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Relationship between PSA kinetics and [18F]fluorocholine PET/CT detection rates of recurrence in patients with prostate cancer after total prostatectomy

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The aim of the present study was to identify prostate-specific antigen (PSA) threshold levels, as well as PSA velocity, progression rate and doubling time in relation to the detectability and localization of recurrent lesions with [18F]fluorocholine (FC) PET/CT in patients after radical prostatectomy.


The study group comprised 82 consecutive patients with biochemical relapse after radical prostatectomy. PSA levels measured at the time of imaging were correlated with the FC PET/CT detection rates in the entire group with PSA velocity (in 48 patients), with PSA doubling time (in 47 patients) and with PSA progression (in 29 patients).


FC PET/CT detected recurrent lesions in 51 of the 82 patients (62%). The median PSA value was significantly higher in PET-positive than in PET-negative patients (4.3 ng/ml vs. 1.0 ng/ml; p < 0.01). The optimal PSA threshold from ROC analysis for the detection of recurrent prostate cancer lesions was 1.74 ng/ml (AUC 0.818, 82% sensitivity, 74% specificity). Significant differences between PET-positive and PET-negative patients were found for median PSA velocity (6.4 vs. 1.1 ng/ml per year; p < 0.01) and PSA progression (5.0 vs. 0.3 ng/ml per year, p < 0.01) with corresponding optimal thresholds of 1.27 ng/ml per year and 1.28 ng/ml per year, respectively. The PSA doubling time suggested a threshold of 3.2 months, but this just failed to reach statistical significance (p = 0.071).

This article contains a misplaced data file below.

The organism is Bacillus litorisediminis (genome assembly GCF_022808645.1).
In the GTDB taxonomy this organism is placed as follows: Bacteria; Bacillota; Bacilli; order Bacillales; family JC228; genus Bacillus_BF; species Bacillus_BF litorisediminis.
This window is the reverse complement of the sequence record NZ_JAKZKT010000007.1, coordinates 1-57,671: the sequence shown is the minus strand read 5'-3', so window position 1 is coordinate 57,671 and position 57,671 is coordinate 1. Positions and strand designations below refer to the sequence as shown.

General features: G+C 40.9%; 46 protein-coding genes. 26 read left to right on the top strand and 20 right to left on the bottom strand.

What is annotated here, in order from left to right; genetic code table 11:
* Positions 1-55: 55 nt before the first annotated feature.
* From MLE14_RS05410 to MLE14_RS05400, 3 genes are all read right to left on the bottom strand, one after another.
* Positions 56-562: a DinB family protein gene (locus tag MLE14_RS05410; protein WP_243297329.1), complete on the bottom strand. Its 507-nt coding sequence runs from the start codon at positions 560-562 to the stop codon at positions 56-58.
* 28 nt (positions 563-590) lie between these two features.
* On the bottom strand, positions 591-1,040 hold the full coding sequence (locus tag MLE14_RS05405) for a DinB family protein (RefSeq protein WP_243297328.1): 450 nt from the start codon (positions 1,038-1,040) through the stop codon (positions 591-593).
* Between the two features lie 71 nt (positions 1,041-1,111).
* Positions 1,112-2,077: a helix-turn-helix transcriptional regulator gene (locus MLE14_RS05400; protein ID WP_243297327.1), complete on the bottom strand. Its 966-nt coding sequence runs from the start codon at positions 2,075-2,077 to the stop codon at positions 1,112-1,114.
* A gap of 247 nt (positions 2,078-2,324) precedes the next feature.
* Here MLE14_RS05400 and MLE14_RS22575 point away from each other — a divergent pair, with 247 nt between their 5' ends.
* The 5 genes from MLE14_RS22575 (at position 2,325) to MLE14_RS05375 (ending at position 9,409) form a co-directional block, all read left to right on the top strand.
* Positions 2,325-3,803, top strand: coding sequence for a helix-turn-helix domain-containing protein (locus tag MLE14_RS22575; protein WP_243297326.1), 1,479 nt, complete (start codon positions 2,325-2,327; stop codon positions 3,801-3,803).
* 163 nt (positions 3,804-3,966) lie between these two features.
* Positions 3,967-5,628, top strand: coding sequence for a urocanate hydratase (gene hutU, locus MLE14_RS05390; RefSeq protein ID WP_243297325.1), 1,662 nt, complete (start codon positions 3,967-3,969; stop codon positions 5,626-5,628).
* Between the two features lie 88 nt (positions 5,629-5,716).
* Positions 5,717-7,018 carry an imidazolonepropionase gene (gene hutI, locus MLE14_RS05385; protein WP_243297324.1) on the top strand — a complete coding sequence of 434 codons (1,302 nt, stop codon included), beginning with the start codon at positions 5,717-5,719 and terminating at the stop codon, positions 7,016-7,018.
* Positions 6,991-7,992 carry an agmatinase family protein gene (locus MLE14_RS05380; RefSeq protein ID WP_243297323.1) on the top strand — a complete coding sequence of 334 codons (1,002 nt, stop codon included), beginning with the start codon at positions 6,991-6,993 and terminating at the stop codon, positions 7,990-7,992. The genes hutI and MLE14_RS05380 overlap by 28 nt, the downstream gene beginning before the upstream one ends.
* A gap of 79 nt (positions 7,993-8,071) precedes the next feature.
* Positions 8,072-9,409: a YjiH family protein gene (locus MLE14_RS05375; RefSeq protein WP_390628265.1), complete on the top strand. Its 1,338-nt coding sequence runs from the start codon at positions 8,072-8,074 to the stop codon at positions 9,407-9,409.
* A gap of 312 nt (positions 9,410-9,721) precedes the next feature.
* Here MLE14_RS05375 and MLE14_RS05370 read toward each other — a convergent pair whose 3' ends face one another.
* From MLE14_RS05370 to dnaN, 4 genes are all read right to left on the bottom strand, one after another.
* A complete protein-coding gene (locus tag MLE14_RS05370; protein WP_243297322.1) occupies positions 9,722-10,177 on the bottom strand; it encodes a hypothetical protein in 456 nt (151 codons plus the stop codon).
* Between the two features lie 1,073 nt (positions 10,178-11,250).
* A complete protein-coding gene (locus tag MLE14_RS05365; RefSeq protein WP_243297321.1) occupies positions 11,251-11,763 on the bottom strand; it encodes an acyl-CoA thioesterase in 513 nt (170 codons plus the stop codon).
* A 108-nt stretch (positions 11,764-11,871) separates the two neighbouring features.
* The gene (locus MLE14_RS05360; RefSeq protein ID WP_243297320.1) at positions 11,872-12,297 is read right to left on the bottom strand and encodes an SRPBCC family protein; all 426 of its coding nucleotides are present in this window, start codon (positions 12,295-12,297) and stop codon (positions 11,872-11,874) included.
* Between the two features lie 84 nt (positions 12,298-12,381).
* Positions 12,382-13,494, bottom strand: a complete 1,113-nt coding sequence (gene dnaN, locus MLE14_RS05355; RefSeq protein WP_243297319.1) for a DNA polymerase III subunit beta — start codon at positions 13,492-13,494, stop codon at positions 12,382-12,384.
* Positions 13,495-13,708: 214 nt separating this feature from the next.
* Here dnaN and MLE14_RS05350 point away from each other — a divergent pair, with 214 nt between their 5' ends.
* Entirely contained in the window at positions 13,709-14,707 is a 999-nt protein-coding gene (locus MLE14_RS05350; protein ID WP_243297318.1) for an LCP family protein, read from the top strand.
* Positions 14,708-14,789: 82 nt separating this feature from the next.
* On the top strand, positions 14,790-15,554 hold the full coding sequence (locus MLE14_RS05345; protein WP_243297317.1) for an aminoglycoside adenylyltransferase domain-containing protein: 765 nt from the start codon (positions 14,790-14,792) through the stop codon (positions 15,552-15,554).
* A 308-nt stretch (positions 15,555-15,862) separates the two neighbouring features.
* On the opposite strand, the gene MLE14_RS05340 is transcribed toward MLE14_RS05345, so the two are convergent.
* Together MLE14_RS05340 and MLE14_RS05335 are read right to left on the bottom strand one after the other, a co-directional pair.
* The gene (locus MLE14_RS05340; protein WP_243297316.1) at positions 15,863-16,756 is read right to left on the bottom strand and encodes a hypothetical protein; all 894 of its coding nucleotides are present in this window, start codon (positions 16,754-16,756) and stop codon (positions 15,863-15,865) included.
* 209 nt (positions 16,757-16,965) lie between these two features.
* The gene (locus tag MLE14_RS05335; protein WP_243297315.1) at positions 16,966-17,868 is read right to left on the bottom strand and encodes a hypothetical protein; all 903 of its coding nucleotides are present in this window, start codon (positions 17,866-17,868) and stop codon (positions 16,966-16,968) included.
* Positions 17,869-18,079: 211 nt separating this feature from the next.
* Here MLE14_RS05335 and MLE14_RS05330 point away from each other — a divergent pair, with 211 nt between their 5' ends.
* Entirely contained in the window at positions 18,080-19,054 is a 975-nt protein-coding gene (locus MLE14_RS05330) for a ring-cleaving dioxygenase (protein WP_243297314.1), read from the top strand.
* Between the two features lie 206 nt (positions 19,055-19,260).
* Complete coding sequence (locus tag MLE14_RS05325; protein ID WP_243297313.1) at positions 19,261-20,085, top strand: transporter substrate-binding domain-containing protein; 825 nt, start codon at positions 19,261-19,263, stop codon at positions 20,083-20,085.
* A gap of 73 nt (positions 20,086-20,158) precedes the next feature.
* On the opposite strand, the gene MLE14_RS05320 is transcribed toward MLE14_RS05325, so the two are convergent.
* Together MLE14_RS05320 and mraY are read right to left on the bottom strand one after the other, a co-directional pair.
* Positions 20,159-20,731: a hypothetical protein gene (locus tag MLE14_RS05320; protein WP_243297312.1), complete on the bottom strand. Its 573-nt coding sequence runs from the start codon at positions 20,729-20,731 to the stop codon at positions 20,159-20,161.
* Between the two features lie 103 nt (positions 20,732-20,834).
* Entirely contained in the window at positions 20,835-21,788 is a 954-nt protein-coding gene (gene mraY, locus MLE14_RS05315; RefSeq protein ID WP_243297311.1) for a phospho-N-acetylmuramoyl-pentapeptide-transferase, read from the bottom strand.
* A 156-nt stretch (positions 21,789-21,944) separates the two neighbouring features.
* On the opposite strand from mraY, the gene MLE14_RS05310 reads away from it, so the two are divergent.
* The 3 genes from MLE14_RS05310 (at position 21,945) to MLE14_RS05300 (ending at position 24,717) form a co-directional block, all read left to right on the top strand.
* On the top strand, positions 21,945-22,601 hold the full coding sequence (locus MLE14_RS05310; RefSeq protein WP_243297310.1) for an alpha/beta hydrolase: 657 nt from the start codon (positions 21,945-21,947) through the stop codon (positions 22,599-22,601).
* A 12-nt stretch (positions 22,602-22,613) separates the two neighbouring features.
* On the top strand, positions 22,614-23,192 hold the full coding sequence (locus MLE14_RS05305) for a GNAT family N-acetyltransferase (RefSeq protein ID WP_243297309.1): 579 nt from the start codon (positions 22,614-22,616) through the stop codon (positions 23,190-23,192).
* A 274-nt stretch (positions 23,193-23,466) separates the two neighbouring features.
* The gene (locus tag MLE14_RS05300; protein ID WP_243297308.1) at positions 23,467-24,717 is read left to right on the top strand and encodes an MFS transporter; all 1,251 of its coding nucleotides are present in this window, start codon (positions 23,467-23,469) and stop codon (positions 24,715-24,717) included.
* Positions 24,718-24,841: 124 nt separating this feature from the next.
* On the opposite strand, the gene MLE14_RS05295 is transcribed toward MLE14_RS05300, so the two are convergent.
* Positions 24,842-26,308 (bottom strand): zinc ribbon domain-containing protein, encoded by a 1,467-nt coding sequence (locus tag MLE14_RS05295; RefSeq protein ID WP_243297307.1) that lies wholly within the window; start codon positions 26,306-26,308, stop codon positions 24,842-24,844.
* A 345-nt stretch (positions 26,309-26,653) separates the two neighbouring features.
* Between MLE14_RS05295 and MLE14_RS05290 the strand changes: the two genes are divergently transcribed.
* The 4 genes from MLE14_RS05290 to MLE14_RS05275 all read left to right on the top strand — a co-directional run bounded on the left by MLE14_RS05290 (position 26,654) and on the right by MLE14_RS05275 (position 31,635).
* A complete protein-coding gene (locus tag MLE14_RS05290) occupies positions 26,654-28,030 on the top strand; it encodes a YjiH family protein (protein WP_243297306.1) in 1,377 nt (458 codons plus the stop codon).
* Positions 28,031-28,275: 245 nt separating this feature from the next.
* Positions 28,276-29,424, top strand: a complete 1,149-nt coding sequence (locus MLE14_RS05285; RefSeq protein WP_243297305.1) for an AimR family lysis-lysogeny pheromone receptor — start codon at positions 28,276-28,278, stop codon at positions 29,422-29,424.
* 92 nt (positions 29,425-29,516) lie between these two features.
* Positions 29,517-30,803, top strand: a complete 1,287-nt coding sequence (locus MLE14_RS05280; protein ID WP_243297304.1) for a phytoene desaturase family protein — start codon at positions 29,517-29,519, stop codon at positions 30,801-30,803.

In a study cohort of patients with biochemical recurrence of prostate cancer after radical prostatectomy there emerged clear PSA thresholds for the presence of FC PET/CT-detectable lesions.

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Correspondence to Marcus Hacker.

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Graute, V., Jansen, N., Übleis, C. et al. Relationship between PSA kinetics and [18F]fluorocholine PET/CT detection rates of recurrence in patients with prostate cancer after total prostatectomy. Eur J Nucl Med Mol Imaging 39, 271–282 (2012).

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